MEMBER ALERT: AOPA will be closed for the Thanksgiving holiday from 2:30 p.m. Eastern Nov. 26 until 8:30 a.m. Eastern Dec. 1.We are thankful for all of our AOPA members. Happy Thanksgiving!
August 7, 2014
By Alyssa J. Miller
AOPA’s ‘152Reimagined,’ a yellow-and-black refurbished Cessna 152, caused a flurry of excitement at the association’s exhibit during EAA AirVenture. Pilots interested in flying clubs and aircraft partnerships were interested in the aircraft’s price point—about $65 an hour—which makes it a viable option as an affordable, entry-level aircraft for flight training or ownership.
The 152Reimagined is part of the Reimagined Aircraft concept that AOPA and Aviat Aircraft are working on to test whether older Cessna 150/152s can be refurbished to as-new conditions at an affordable price. Aviat is purchasing, refurbishing, and reselling the certified aircraft. Cessna 150s are estimated to come in at $89,900, and Cessna 152s at $99,900.
Aviat Aircraft President Stu Horn said he received about “a dozen qualified and serious interest” leads during AirVenture, and another two dozen since either by telephone or email. “Most are from flying clubs, some of them long established clubs located across the US,” he said in an email to AOPA.
The burning questions Horn and AOPA staff received from pilots looking at the aircraft were about the restoration process and pricing. During a seminar at AOPA’s activity tent, Horn detailed the restoration process, explaining that the aircraft is “completely disassembled to its bare bones.” The paint and primer are removed, and inspections are performed on all of the part assemblies and components. Parts are either replaced with new, overhauled, refurbished, or rejuvenated ones. Horn stressed that all of the wiring, hoses, circuit breakers, and engine accessories are new.
Horn said the refurbished aircraft are “as new as can be.”
Pilots also were pleased that the AOPA Aviation Finance Co. and AOPA Insurance Services are offering financing and insurance options. As AOPA previously reported, a flying club that is more than three years old and puts 30 percent down on the aircraft can receive up to 12 years amortization, and have a payment as low as $614 a month for a Cessna 150 and $682 a month for a Cessna 152. A guaranty is required for clubs that have not been established for more than three years, but with 30 percent down and a 15-year amortization, the monthly payments come out to $550 a month for a Cessna 150 and $632 for a 152.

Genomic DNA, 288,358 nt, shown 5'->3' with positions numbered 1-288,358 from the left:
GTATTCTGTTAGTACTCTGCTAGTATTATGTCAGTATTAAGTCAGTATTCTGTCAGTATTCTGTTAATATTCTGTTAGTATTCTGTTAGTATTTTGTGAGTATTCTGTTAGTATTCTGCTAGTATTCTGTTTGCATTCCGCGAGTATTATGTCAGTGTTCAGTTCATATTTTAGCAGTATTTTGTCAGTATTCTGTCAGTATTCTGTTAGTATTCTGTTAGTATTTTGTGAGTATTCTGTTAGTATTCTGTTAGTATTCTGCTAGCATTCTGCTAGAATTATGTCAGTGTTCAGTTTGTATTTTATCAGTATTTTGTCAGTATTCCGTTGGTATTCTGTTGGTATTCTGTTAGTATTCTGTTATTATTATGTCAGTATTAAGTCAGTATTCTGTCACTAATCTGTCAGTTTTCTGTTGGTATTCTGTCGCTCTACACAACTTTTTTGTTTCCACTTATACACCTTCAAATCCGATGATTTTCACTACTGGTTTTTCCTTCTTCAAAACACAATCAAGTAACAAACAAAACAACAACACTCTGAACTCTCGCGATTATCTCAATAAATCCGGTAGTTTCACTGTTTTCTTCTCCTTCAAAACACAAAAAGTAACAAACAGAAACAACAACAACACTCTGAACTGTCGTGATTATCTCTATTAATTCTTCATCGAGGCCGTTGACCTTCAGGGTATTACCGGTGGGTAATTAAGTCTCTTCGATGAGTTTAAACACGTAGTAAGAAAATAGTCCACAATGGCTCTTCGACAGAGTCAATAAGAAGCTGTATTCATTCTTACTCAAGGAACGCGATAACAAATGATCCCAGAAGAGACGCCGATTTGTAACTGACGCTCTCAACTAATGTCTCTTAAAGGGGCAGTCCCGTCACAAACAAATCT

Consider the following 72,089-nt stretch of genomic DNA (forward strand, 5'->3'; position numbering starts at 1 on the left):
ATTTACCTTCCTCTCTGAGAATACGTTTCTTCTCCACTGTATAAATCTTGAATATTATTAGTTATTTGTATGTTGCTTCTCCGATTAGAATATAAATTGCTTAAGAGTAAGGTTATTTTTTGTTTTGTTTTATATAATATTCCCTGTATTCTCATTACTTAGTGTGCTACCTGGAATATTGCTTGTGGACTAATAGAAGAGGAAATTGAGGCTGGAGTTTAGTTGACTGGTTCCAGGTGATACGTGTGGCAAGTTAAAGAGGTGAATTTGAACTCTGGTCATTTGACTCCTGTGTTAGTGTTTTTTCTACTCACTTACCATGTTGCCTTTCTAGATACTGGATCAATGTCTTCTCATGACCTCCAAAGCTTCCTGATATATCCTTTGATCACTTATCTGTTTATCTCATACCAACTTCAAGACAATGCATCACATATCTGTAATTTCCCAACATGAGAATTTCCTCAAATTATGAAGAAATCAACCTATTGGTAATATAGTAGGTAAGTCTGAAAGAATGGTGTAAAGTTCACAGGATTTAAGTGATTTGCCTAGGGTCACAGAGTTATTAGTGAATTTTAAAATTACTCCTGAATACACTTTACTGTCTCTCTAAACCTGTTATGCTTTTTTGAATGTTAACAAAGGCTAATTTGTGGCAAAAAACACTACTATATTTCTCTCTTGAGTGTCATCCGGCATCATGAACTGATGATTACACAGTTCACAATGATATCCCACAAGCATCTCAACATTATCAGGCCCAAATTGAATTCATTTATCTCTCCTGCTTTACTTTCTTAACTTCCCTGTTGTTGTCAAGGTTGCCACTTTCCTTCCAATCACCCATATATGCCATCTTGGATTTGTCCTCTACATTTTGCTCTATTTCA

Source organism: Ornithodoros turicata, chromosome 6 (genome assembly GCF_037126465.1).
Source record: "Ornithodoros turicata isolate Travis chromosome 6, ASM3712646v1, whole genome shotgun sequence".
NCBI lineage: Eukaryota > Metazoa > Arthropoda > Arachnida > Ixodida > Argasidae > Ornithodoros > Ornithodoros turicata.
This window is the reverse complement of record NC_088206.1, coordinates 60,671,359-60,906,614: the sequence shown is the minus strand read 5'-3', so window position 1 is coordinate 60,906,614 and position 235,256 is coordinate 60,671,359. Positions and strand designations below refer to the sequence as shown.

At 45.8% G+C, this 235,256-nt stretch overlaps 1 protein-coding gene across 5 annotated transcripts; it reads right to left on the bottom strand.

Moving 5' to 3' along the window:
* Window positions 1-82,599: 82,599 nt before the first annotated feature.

Partnerships have the option of 10- or 15-year amortization, can put down as little as 25 percent, and have payments ranging from $550 to $760 a month for the 150, or $632 to $846 for the 152. Individual ownership options are the same as those for partnerships.
AOPA Insurance Services is able to offer $1 million liability/$100,000 per passenger, hull coverage for $99,900, medical pay of $5,000 per person to flying clubs and partnerships. Students are included in the flying clubs and partnerships insurance. The estimated annual premium for flying clubs would range from $1,400 to $4,100, and range from $1,000 to $1,500 for partnerships, depending on the number of people in the partnership. AOPA Insurance Services is also able to offer an annual premium to flight schools for $6,000 to $7,000, which is the same as schools currently pay.
“Reactions are all favorable and enthusiastic and supportive,” Horn said. “All are excited of the potential and value added to their organizations.”
AOPA Director of eMedia and Online Managing Editor Alyssa J. Miller has worked at AOPA since 2004 and is an active flight instructor.
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